For those wondering if they should consider an older ultralight, Dave reported that to be included in his survey, all these aircraft must be supported by manufacturers that produce parts so that repair and continued airworthiness can be maintained.
In the video below Dave took a brief look at the Buccaneer Amphibian XA.
Who, What, How?
Buccaneer XA is a single-seat amphibious ultralight originally offered in kit form. Designed by pioneering light aircraft designers, Jack Hutchinson and Bruce Pemberton, Buccaneer XA was originally manufactured by HighCraft AeroMarine, then Advanced Aviation, and finally Keuthan Aircraft. Another standout developer of the day helping Jack and Bruce was Bobby Bailey, designer and manufacturer of the Dragonfly hang glider tow plane. Bob lent his knowledge to the early design and production of Buccaneer XA. In 2020. Buccaneer is supported by Aero Adventure.
First introduced in 1984, Buccaneer XA was the first amphibious single-hull ultralight to enter the market. It featured bolt-together aluminum tubing for the main frame fuselage, with a center mounted fiberglass hull bolted to it. Buccaneer’s wings, tail section, ailerons and rear fuselage were also constructed using aluminum tubing joined by gusset plates and bolt joints, then covered with slip-on, sewn-Dacron sailcloth “envelopes.”
Buccaneer’s hull and two wing sponsors are fiberglass, making the early design a genuine composite.
All but very early models used standard three-axis, stick-and-rudder controls in a taildragger, pusher configuration. The design set a standard that is emulated to this day.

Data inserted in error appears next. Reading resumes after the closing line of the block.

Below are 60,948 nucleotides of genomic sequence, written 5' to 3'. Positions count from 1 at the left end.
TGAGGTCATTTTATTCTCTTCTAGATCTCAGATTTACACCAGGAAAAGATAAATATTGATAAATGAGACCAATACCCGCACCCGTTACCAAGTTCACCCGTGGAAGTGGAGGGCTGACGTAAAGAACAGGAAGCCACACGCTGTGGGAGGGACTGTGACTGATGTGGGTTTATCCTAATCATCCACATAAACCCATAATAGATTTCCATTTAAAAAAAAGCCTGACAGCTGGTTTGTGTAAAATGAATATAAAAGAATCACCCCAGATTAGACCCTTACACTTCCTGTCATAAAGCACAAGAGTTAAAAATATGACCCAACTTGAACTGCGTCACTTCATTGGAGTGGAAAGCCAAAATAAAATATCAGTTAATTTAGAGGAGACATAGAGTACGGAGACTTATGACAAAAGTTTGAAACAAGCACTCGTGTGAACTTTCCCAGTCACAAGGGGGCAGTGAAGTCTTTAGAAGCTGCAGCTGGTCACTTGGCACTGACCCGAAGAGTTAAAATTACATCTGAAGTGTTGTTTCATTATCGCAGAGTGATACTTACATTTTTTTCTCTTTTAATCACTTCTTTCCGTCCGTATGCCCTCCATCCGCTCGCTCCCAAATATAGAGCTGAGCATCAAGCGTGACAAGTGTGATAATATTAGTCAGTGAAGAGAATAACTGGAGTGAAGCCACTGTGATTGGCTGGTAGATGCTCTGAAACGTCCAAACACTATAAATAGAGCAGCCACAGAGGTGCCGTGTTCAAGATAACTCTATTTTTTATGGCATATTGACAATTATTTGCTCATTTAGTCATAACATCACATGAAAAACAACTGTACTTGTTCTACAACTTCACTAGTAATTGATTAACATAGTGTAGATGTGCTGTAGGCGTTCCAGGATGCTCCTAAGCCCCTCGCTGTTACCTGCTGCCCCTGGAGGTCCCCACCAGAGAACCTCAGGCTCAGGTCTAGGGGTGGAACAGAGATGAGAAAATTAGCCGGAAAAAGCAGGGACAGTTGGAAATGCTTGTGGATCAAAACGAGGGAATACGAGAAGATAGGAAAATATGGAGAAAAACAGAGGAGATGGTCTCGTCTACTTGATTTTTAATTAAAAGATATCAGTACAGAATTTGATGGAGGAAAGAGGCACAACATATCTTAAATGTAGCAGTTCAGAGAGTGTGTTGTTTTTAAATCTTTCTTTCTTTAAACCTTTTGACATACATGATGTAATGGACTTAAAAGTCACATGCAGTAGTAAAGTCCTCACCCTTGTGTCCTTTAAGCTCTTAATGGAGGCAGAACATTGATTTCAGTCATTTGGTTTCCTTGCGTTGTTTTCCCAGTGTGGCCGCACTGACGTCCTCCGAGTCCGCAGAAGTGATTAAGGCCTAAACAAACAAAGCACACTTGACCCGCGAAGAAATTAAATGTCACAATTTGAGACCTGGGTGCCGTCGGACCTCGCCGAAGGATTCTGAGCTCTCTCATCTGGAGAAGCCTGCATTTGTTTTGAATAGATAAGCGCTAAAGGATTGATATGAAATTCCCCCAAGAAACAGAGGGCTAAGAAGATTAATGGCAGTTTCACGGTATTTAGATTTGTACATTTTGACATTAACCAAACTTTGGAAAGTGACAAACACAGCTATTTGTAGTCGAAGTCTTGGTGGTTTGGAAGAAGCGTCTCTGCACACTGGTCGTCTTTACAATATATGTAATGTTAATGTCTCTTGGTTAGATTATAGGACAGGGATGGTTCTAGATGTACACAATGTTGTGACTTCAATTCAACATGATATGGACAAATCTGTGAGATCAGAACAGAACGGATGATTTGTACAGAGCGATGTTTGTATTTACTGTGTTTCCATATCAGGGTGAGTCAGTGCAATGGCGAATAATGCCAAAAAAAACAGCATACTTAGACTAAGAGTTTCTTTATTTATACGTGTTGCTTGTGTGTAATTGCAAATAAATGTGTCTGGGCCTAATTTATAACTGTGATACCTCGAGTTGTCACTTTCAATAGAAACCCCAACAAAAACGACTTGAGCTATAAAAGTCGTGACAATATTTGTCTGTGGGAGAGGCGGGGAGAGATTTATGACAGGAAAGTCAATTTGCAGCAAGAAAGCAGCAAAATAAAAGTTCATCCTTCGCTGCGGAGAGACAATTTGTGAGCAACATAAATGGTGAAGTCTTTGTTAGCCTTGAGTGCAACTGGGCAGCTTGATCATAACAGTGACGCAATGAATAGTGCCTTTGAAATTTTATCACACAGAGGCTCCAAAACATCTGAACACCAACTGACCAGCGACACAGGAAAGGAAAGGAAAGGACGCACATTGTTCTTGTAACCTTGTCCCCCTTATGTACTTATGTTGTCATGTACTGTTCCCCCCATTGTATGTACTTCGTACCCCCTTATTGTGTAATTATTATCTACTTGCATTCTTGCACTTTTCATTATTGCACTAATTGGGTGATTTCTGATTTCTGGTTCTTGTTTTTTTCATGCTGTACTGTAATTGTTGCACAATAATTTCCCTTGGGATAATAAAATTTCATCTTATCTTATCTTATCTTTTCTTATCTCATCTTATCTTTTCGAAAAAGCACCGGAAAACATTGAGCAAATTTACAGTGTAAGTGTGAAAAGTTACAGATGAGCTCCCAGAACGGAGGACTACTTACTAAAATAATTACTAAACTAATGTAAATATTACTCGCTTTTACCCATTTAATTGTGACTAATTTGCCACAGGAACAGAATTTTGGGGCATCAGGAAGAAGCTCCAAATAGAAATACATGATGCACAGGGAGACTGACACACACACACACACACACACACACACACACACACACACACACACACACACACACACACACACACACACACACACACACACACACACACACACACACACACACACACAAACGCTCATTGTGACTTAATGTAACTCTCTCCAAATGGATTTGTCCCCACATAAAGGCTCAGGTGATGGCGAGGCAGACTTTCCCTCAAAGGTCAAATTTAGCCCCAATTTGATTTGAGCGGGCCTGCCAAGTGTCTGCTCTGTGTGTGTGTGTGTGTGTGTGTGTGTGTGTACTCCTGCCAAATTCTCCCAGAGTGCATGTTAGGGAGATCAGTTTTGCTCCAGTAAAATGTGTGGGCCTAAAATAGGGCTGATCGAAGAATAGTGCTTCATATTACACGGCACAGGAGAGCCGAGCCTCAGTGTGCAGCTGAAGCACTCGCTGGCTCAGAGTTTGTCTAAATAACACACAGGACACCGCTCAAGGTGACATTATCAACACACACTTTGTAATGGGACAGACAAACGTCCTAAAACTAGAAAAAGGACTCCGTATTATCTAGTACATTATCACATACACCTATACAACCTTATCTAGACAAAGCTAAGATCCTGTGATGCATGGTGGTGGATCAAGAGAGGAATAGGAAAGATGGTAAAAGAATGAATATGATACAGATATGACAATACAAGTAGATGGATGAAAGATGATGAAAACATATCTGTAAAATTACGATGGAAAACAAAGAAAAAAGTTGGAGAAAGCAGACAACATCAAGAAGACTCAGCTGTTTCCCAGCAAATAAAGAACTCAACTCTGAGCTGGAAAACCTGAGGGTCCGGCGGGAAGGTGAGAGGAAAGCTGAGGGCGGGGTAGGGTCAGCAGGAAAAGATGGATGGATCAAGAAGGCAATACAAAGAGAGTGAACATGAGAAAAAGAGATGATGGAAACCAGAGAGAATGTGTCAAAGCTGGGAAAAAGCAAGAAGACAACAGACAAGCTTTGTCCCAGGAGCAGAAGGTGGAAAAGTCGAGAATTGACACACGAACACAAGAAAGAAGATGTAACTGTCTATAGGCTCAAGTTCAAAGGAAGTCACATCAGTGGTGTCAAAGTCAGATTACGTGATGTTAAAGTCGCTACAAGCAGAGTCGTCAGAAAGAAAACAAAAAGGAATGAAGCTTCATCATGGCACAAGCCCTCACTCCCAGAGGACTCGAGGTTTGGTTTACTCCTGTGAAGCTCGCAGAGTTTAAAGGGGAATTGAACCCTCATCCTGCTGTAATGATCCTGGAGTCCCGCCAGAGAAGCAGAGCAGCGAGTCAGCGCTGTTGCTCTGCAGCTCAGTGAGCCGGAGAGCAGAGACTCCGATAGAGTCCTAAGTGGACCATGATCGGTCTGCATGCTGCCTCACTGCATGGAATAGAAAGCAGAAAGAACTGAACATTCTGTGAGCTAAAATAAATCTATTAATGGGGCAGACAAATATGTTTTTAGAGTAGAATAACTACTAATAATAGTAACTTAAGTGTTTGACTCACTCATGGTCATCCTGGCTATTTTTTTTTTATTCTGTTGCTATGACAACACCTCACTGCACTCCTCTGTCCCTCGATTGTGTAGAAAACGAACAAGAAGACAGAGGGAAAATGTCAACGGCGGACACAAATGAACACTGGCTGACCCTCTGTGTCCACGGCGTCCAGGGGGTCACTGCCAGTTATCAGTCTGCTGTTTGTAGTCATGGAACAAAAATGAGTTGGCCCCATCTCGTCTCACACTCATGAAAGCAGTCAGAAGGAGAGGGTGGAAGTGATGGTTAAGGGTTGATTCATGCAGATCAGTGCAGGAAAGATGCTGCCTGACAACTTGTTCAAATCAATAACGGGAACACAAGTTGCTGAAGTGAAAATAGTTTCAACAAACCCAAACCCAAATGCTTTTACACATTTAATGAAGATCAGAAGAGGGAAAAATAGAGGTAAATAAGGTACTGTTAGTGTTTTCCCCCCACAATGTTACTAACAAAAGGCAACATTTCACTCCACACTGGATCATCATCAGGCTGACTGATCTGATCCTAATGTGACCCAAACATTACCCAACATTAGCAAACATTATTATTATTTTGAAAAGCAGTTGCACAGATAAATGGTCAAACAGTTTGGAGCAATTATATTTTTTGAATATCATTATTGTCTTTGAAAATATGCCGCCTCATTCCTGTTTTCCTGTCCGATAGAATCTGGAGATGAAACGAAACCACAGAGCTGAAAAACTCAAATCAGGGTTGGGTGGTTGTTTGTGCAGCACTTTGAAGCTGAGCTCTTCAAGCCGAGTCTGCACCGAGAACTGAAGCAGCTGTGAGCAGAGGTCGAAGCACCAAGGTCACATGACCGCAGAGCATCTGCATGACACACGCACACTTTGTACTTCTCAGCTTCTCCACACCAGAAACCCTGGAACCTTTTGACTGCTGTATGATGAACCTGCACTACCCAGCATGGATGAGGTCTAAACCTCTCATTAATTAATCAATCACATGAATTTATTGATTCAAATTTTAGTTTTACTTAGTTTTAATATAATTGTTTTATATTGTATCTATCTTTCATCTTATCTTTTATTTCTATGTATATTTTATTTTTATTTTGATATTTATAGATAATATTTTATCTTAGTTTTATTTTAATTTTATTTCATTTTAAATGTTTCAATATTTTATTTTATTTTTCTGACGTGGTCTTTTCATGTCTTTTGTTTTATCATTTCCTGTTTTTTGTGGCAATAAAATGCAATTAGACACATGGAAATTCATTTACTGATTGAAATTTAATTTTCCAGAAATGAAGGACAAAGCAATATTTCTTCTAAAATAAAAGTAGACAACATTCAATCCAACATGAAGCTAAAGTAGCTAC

Power was originally supplied by the then-popular Rotax 277, a 28-horsepower, two-stroke engine. Later models were powered by the Rotax 377, 447 and 503 engines. All these were discontinued by Rotax but many examples exist, often with rather low hours so keeping these engines flying remains possible.
The Bucc’, as it was affectionally known, uses a center-mounted stick, with a left-hand throttle.
Retracting the gear was an entirely unique task. The pilot had to grab the gear leg, pull it out of its retainer socket — it was secured by a sturdy elastic inside the tube — and hook the wheel onto a gear support bar mounted nearby. The pilot reversed the process to lower the gear. My own experience with this “retract” system showed it was not difficult unless the engine idle was too high. If so, the engine kept pushing the aircraft through the water making inserting that tube back in its retainer rather challenging.
Climb rate on the XA with a Rotax 447 engine was 750 feet per minute. Cruise leveled off at 55 to 60 miles per hour and stall speed was 25 miles per hour. All these numbers made Buccaneer quite docile for novice seaplane pilots to handle.
If you are considering purchasing a used Buccaneer Amphibian XA it is The Ultralight Flyer’s recommendation that the plane’s fabric be tested. This is a simple, non-destructive test — you do it somewhere that isn’t structural.
You should also throughly inspect the airframe, wings, landing gear, and the control systems.
If the history of the engine is unknown Dave recommends that the exhaust be removed and the pistons inspected for wear and seizure.
At the time of production of this video (April 2020), The Ultralight Flyer estimates the retail value of a used Buccaneer Amphibian XA from the 1980s to be between $5,000 and $7,500! Your government Covid 19 check could make a substantial downpayment!